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Obama Executive Actions Include Nudging Into the Cable TV Business


"The president announced a broader new initiative through an executive order."

(Mandel Ngan/AFP/Getty Images)

President Barack Obama is taking executive action to prompt federal agencies to increase competition — and he's starting with the cable TV industry by urging the Federal Communications Commission find ways to lower the cost and increase choices for TV consumers.

“That’s why today the President announced that his Administration is calling on the FCC to open up set-top cable boxes to competition,” wrote National Economic Council Director Jeffrey Zients and Council of Economic Advisers Chairman Jason Furman in a post on the White House website.

Brendan Smialowski/AFP/Getty Images

“This will allow for companies to create new, innovative, higher-quality, lower-cost products. Instead of spending nearly $1,000 over four years to lease a set of behind-the-times boxes, American families will have options to own a device for much less money that will integrate everything they want — including their cable or satellite content, as well as online streaming apps — in one, easier-to-use gadget,” the two presidential advisers continued.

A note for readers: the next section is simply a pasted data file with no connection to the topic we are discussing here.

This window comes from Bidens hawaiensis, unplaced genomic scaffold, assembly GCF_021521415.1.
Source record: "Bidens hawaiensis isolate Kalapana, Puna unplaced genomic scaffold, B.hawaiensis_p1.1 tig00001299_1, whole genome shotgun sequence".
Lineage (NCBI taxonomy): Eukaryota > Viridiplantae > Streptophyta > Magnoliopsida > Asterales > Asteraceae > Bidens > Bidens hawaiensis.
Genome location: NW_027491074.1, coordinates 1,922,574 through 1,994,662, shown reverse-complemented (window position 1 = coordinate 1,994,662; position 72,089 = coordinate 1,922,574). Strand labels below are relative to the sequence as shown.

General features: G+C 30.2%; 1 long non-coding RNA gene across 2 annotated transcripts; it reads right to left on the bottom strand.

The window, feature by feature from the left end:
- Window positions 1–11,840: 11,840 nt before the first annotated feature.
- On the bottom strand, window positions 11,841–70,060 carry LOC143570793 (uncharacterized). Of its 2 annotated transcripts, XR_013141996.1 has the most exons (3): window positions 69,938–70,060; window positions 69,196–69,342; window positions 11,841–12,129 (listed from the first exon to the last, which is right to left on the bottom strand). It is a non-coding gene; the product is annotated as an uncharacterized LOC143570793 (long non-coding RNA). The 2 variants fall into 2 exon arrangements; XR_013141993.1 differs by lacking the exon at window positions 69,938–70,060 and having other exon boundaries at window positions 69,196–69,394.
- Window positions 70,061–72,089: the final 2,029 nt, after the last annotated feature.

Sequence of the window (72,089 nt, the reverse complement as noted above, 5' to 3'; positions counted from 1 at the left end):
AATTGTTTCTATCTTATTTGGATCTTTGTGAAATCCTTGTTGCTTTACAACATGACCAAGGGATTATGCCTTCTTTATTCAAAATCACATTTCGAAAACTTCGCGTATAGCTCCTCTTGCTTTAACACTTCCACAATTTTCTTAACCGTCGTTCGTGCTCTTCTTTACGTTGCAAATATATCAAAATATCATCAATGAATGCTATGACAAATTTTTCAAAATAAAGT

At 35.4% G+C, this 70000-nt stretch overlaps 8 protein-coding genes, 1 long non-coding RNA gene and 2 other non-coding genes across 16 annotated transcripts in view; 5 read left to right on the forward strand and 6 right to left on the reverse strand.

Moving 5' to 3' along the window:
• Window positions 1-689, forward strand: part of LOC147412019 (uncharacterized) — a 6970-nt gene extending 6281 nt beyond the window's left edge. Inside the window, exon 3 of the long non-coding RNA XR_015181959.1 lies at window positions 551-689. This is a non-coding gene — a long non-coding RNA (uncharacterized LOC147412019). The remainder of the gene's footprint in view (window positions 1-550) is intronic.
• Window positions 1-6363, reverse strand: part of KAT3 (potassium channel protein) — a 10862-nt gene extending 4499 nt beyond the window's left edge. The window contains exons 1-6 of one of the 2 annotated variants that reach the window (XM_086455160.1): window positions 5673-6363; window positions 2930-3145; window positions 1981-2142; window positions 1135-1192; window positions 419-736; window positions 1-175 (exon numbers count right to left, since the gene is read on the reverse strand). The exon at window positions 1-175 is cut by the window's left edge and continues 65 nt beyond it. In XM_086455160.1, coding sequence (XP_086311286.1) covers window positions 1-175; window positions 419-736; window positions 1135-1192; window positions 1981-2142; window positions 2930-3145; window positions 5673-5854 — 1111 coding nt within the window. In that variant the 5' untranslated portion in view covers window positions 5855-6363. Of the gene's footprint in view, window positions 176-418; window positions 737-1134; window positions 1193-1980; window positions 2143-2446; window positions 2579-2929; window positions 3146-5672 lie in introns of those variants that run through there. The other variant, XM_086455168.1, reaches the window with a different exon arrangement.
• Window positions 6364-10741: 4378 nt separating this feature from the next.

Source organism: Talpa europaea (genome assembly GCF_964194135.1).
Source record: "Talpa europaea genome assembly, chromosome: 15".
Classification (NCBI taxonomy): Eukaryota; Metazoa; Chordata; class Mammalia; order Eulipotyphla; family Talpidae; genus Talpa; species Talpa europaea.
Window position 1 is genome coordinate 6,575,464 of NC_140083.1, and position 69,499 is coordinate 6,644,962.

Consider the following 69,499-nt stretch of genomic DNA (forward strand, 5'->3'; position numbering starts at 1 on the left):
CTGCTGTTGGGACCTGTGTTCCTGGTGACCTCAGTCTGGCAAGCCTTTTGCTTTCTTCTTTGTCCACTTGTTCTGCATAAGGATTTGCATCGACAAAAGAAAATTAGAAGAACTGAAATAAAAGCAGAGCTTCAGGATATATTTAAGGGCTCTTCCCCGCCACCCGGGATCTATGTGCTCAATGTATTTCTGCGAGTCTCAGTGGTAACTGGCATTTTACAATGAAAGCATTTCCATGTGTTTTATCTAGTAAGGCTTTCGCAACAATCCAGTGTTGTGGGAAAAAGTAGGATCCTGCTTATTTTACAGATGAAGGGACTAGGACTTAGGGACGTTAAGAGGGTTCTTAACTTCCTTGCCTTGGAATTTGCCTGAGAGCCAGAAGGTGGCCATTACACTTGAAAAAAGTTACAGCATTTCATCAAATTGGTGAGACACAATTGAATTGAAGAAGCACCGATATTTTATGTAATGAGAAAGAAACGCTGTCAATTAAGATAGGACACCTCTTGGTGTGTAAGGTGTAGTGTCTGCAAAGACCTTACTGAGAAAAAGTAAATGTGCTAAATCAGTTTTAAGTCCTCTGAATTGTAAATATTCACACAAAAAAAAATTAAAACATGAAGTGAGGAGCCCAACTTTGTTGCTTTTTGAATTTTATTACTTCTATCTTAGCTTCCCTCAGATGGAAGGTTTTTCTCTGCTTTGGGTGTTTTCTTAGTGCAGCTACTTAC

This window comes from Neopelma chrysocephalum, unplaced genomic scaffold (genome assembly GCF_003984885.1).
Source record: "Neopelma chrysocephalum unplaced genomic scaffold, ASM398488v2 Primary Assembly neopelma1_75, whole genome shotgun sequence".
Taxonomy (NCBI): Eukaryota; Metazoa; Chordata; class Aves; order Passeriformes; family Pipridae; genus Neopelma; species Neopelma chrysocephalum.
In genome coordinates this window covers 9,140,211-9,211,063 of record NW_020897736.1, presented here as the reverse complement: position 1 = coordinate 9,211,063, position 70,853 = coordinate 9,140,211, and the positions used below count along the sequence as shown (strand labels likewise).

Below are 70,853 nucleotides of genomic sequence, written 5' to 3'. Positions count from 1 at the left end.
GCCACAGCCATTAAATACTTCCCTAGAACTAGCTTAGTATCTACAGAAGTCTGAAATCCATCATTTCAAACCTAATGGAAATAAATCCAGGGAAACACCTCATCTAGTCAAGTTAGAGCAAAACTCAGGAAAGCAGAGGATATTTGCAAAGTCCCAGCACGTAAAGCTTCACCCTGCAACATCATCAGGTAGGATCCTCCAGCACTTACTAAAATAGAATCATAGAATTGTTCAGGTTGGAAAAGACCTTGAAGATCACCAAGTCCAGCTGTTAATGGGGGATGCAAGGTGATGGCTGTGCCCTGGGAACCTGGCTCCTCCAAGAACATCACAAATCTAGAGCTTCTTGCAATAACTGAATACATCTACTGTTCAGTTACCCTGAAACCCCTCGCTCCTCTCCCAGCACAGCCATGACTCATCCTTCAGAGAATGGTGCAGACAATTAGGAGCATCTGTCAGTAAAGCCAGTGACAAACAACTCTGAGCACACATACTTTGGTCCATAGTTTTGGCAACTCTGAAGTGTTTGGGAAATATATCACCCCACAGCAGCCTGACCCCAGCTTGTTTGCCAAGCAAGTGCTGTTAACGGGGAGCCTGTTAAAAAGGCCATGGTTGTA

The Obama administration wants the FCC to require cable providers to allow other devices beyond traditional set-top boxes, which the White House says about 99 percent of cable viewers in American have at an average cost of $231 per year. The administration isn’t calling for anything in particular, but such a change could allow for newer innovations such as Roku or Apple TV to compete with cable companies.

Furman and Zients add that Obama isn’t stopping with cable:

That’s why today, the president announced a broader new initiative through an executive order that calls on departments and agencies to make further progress through specific, pro-competition executive actions that empower and inform consumers, workers, and entrepreneurs. In 60 days, agencies will report back on specific areas where we can make additional progress.
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